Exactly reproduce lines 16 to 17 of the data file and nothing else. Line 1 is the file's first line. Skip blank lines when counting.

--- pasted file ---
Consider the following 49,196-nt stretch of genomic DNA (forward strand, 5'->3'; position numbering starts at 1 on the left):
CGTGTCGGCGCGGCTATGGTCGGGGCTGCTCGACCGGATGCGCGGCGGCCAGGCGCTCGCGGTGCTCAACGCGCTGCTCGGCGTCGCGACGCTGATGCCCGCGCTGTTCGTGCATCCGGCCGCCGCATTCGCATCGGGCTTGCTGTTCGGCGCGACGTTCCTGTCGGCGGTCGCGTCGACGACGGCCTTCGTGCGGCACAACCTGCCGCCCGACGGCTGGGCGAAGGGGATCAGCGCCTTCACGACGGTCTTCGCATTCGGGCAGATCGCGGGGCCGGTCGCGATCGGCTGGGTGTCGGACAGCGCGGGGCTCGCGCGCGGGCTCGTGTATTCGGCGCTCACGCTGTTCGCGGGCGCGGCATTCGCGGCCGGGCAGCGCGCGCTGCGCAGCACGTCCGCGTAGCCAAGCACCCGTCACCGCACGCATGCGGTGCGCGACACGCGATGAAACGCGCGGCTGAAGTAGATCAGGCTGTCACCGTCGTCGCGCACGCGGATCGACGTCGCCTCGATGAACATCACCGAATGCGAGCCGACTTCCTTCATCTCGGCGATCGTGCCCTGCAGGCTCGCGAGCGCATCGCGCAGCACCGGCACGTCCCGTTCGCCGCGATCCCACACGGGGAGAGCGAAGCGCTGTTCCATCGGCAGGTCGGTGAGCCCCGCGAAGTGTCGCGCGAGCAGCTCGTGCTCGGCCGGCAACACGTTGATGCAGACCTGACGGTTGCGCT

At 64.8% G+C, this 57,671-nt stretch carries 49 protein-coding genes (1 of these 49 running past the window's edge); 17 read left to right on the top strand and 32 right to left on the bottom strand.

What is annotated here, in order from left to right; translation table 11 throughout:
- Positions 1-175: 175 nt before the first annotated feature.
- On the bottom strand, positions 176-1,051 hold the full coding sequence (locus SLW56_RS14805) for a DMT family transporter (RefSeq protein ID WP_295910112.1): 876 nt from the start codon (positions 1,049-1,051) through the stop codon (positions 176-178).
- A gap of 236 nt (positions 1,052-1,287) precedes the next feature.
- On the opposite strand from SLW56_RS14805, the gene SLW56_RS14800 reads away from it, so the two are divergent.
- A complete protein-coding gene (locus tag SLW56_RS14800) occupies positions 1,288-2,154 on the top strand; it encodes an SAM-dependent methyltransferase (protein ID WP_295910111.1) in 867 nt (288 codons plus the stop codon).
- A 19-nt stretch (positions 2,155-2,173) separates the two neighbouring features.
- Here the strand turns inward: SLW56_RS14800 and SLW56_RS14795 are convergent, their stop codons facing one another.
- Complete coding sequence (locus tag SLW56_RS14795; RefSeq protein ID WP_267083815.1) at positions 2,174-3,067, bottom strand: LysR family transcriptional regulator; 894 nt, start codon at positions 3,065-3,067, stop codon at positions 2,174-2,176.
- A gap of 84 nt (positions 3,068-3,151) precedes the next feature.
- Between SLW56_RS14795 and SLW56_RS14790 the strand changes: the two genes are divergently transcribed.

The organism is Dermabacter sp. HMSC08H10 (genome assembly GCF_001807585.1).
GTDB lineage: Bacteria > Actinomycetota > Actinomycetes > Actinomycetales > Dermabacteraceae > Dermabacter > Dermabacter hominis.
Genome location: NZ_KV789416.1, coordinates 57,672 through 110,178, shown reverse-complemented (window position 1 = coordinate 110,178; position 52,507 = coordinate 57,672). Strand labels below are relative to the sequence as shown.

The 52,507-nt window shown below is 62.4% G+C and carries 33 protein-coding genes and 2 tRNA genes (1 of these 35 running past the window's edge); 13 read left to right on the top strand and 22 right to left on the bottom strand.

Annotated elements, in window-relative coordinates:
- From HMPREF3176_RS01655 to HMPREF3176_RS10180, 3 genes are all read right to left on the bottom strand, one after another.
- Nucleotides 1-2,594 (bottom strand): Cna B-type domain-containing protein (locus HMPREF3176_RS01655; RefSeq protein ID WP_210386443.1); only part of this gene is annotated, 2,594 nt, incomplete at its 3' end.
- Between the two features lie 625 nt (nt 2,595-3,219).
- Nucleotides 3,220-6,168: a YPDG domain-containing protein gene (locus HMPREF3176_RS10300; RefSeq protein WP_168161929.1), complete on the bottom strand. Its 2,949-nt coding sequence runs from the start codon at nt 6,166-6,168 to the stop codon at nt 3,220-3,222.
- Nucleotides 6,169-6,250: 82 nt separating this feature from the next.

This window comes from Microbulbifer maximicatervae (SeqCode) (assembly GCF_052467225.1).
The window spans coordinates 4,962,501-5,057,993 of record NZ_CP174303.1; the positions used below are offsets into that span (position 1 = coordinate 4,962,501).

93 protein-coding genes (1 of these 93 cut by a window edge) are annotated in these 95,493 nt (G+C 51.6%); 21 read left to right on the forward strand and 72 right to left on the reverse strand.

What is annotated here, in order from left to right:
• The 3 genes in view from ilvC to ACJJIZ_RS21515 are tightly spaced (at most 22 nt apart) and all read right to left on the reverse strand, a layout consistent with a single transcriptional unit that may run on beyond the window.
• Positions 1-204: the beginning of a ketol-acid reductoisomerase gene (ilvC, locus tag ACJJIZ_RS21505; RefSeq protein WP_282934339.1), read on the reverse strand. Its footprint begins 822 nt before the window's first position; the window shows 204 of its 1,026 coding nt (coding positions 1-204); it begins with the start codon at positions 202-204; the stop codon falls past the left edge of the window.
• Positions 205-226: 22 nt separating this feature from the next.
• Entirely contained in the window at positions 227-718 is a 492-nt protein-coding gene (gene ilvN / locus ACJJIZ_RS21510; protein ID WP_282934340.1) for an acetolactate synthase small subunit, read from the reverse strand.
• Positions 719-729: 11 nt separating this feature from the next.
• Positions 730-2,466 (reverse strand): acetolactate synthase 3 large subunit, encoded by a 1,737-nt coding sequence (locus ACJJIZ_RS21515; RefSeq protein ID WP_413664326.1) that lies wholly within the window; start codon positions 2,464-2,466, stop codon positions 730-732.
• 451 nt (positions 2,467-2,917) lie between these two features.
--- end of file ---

GTDB lineage: Bacteria > Actinomycetota > Actinomycetes > Actinomycetales > Dermabacteraceae > Dermabacter > Dermabacter hominis.
Genome location: NZ_KV789416.1, coordinates 57,672 through 110,178, shown reverse-complemented (window position 1 = coordinate 110,178; position 52,507 = coordinate 57,672). Strand labels below are relative to the sequence as shown.